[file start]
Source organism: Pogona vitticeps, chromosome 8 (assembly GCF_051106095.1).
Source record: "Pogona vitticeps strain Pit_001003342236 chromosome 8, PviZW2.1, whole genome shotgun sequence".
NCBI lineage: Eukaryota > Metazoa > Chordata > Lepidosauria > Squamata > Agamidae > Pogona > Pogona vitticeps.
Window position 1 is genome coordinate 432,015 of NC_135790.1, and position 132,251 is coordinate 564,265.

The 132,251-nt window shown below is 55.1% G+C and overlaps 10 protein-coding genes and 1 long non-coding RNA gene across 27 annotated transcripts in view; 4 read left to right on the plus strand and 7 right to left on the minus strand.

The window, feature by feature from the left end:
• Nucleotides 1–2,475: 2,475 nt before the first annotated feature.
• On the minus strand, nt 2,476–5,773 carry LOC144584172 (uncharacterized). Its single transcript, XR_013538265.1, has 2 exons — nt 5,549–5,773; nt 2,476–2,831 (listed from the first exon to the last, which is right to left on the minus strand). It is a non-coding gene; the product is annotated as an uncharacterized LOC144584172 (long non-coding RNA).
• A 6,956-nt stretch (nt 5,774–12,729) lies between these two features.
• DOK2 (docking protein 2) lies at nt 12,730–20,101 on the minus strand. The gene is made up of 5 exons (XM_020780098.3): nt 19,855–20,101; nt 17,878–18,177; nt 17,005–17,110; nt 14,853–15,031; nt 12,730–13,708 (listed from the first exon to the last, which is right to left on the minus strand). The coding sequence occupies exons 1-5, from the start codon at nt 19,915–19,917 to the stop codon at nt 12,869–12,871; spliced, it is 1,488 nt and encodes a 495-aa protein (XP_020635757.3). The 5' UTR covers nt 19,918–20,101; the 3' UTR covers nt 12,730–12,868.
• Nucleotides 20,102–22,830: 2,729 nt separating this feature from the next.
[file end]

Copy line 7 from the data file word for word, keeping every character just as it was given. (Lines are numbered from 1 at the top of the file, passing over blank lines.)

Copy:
• Nucleotides 1–2,475: 2,475 nt before the first annotated feature.